15 July 2015

What China’s nerve-wracking stock market looks like from inside the country

By Ana Swanson 
July 10 2015

An investor checks an index of China's stock markets on a screen at a brokerage house in Beijing on July 7. (Wu Hong/European Pressphoto Agency)

"I was just at KFC eating chicken and looking at stocks, and a beggar came in with outstretched hands. I gave him a chicken wing to eat. He sat down beside me and spouted off some impressive advice about the long-term moving averages of KFC and McDonald's. 'This stock is going to rise,' he predicted.

I was shocked. 'You understand that?' I asked him.

The beggar replied, 'If I didn’t know that, how would I have gotten where I am today?' "

Many jokes like this one are now circulating on Sina Weibo, China's version of Twitter, about the country's notoriously volatile stock markets. Chinese stock markets surged 200 percent over the last year, lost nearly one-third of their value in the last month, and then rebounded strongly in the last few days — leaving investors with a range of emotions including discouragement, suspicion and cautious optimism.

The markets have been giving Chinese investors panic attacks all week, with Shanghai falling 5.9 percent on Wednesday before bouncing back up on Thursday and Friday. More than half of all stocks on the markets have been suspended to dampen investor panic.

That sentiment was on display on Chinese social media sites. Users of the most popular services — Weibo and Tencent's WeChat, which is like a souped-up version of the American mobile chatting app WhatsApp — posted some positive comments after government measures boosted the markets on Thursday. However, many people also posted many wry jokes about the market and veiled criticism of the government.

China blocks foreign social media sites like Twitter and Facebook inside its borders, a policy that has allowed its own domestic versions of the services to grow. The government censors posts on social media, but somewhat selectively. One study by researchers at Harvard University in 2013 found that censors typically allow some criticism of the government, instead focusing their efforts on posts that might incite collective actions, like riots, political organization or demonstrations. Another collection of deleted social media posts by the China Media Project shows that censors have recently focused on deleting posts that criticize government officials by name.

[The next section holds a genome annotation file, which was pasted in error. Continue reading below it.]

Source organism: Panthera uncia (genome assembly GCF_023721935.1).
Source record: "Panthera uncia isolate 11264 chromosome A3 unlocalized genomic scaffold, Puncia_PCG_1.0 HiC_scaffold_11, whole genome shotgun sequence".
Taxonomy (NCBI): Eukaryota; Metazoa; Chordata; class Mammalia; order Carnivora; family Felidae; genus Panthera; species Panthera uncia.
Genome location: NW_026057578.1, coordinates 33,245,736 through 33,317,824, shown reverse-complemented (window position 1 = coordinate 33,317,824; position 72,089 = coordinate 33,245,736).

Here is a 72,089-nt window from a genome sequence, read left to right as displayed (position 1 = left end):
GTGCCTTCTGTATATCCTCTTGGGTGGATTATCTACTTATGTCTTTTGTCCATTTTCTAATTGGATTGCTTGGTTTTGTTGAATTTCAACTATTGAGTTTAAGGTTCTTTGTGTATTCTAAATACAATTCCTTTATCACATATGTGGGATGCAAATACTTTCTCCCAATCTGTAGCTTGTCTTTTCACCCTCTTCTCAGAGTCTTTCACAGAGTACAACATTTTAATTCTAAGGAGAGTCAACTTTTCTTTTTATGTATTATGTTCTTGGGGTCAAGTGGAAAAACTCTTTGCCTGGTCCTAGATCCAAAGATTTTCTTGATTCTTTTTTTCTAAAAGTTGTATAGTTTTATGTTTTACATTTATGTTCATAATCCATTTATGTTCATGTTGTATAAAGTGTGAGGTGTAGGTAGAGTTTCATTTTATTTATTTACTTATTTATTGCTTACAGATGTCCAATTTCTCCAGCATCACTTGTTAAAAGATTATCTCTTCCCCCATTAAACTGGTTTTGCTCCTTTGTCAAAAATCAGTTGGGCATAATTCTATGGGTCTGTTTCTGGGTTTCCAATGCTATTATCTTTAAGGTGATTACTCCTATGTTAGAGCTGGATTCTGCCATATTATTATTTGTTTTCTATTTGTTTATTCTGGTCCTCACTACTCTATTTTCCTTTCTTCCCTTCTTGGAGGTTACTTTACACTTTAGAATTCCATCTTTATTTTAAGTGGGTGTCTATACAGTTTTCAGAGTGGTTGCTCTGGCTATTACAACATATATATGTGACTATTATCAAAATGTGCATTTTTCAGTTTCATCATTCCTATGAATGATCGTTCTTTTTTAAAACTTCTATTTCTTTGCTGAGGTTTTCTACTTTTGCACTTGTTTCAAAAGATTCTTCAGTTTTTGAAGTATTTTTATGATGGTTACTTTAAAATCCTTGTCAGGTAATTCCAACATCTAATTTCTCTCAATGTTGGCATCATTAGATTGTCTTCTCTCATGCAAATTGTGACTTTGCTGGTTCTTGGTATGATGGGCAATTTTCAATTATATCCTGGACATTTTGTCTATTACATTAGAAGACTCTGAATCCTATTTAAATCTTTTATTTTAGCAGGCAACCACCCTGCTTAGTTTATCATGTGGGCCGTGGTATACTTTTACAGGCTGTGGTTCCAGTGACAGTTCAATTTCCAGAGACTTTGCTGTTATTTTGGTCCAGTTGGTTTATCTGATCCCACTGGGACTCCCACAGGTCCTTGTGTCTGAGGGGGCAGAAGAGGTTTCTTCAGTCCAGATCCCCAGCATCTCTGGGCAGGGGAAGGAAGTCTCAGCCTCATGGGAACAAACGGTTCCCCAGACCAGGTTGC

Information from Freeweibo.com, a site created by an online activist group called GreatFire, shows that censors have been removing posts about the stock market from social media.

"Has Chinese-style financial crisis arrived?" asked one deleted post. "The Chinese stock market is too dirty," said another censored poster, who was retweeting an article on the differences between the Chinese and American stock markets. "Chinese IPOs need approval, U.S. IPOs do not ... in the long run, the U.S. market is an accelerator for wealth creation, innovation and entrepreneurship, while the Chinese market is the perfect mechanism for interest groups to repeatedly ransack investors' hard-earned money," the article says.

The opinions on Chinese social media sites should be taken with a grain of salt — as on any social media site, posters may alter their identities or have hidden motivations. In addition, the Chinese government is widely known to sway public opinion by employing Internet commentators, a group that is popularly dubbed "the fifty cent party," after the payment they reportedly receive per post. But in general, social media still provides an informative window into public opinion in a country where commentary is highly censored.

Many of the most popular posts about the stock market were jokes — though some hit a little too close to home to be that funny. For example, this one, which describes the experience of some people who have found stocks to be a more profitable activity than working in China's slowing economy: